Undefined, unspecified and implementation-defined behavior

What is undefined behavior (UB) in C and C++? What about unspecified behavior and implementation-defined behavior? What is the difference between them?

Why does ENOENT mean "No such file or directory"?

What does the ENT mean in ENOENT?

Shouldn't the error:

No such file or directory

just be named by ENOFILE?

Is there any story or reason?

What should main() return in C and C++?

What is the correct (most efficient) way to define the main() function in C and C++ — int main() or void main() — and why? And how about the arguments? If int main() then return 1 or return 0?

There are numerous duplicates of this question, including:


How do I detect unsigned integer overflow?

I was writing a program in C++ to find all solutions of ab = c, where a, b and c together use all the digits 0-9 exactly once. The program looped over values of a and b, and it ran a digit-counting routine each time on a, b and ab to check if the digits condition was satisfied.

However, spurious solutions can be generated when ab overflows the integer limit. I ended up checking for this using code like:

unsigned long b, c, c_test;
c_test=c*b;         // Possible overflow
if (c_test/b != c) {/* There has been an overflow*/}
else c=c_test;      // No overflow

Is there a better way of testing for overflow? I know that some chips have an internal flag that is set when overflow occurs, but I've never seen it accessed through C or C++.

Beware that signed int overflow is undefined behaviour in C and C++, and thus you have to detect it without actually causing it. For signed int overflow before addition, see Detecting signed overflow in C/C++.

What is a "static" function in C?

The question was about plain functions, not static methods, as clarified in comments.

I understand what a static variable is, but what is a static function?

And why is it that if I declare a function, let's say void print_matrix, in let's say a.c (WITHOUT a.h) and include "a.c" - I get "print_matrix@@....) already defined in a.obj", BUT if I declare it as static void print_matrix then it compiles?

UPDATE Just to clear things up - I know that including .c is bad, as many of you pointed out. I just do it to temporarily clear space in main.c until I have a better idea of how to group all those functions into proper .h and .c files. Just a temporary, quick solution.

Why is “while( !feof(file) )” always wrong?

What is wrong with using feof() to control a read loop? For example:

#include <stdio.h>
#include <stdlib.h>

main(int argc, char **argv)
    char *path = "stdin";
    FILE *fp = argc > 1 ? fopen(path=argv[1], "r") : stdin;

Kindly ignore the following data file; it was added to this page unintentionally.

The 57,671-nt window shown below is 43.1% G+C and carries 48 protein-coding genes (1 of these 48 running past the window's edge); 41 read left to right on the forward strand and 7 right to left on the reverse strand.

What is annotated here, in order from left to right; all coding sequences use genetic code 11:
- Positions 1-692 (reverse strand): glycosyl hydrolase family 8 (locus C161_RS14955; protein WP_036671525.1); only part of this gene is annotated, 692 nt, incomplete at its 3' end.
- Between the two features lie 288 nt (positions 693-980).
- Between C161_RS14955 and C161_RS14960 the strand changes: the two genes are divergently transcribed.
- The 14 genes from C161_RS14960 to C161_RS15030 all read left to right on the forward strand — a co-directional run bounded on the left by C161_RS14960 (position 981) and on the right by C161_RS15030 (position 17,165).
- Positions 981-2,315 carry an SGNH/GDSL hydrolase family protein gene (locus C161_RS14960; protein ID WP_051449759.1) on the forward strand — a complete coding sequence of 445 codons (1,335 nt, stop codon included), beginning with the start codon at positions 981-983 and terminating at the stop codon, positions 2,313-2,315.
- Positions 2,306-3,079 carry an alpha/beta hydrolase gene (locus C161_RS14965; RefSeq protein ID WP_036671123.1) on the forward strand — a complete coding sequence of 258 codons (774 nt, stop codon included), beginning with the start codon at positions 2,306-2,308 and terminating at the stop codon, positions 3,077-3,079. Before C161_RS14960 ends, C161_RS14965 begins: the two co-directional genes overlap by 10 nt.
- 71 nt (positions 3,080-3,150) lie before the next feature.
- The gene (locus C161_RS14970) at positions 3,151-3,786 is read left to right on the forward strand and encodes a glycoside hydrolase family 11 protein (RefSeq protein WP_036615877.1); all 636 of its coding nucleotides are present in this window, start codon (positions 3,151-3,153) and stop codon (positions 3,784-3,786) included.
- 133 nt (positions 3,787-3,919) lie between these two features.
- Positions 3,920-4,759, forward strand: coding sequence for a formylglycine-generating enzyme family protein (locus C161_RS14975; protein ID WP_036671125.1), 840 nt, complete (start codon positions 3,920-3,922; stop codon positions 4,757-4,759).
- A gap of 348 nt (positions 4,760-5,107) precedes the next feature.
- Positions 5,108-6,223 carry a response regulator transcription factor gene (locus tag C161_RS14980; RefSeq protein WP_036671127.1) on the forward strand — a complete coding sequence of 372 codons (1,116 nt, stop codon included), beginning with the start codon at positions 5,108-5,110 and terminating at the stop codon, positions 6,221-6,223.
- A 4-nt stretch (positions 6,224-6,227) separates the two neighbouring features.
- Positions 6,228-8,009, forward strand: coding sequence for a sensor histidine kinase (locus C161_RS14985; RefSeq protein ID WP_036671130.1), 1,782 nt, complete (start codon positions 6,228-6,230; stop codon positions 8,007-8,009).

if( fp == NULL ){
        return EXIT_FAILURE;

    while( !feof(fp) ){  /* THIS IS WRONG */
        /* Read and process data from file… */
    if( fclose(fp) != 0 ){
        return EXIT_FAILURE;
    return EXIT_SUCCESS;

What is wrong with this loop?

How can I get the list of files in a directory using C or C++?

How can I determine the list of files in a directory from inside my C or C++ code?

I'm not allowed to execute the ls command and parse the results from within my program.

Fastest way to check if a file exists using standard C++/C++11,14,17/C?

I would like to find the fastest way to check if a file exists in standard C++11, 14, 17, or C. I have thousands of files and before doing something on them I need to check if all of them exist. What can I write instead of /* SOMETHING */ in the following function?

inline bool exist(const std::string& name)
    /* SOMETHING */
How to determine CPU and memory consumption from inside a process

I once had the task of determining the following performance parameters from inside a running application:

  • Total virtual memory available
  • Virtual memory currently used
  • Virtual memory currently used by my process
  • Total RAM available
  • RAM currently used
  • RAM currently used by my process
  • % CPU currently used
  • % CPU currently used by my process

The code had to run on Windows and Linux. Even though this seems to be a standard task, finding the necessary information in the manuals (WIN32 API, GNU docs) as well as on the Internet took me several days, because there's so much incomplete/incorrect/outdated information on this topic to be found out there.

In order to save others from going through the same trouble, I thought it would be a good idea to collect all the scattered information plus what I found by trial and error here in one place.

What is the printf format specifier for bool?

Since ANSI C99 there is _Bool or bool via stdbool.h. But is there also a printf format specifier for bool?

I mean something like in that pseudo code:

bool x = true;
printf("%B\n", x);

which would print:

Why does printf not flush after the call unless a newline is in the format string?

Why does printf not flush after the call unless a newline is in the format string? Is this POSIX behavior? How might I have printf immediately flush every time?

What is the conversion specifier for printf that formats a long?

The printf function takes an argument type, such as %d or %i for a signed int. However, I don't see anything for a long value.

Divide a number by 3 without using *, /, +, -, % operators

How would you divide a number by 3 without using *, /, +, -, %, operators?

The number may be signed or unsigned.

What does 'dereferencing' a pointer mean in C/C++?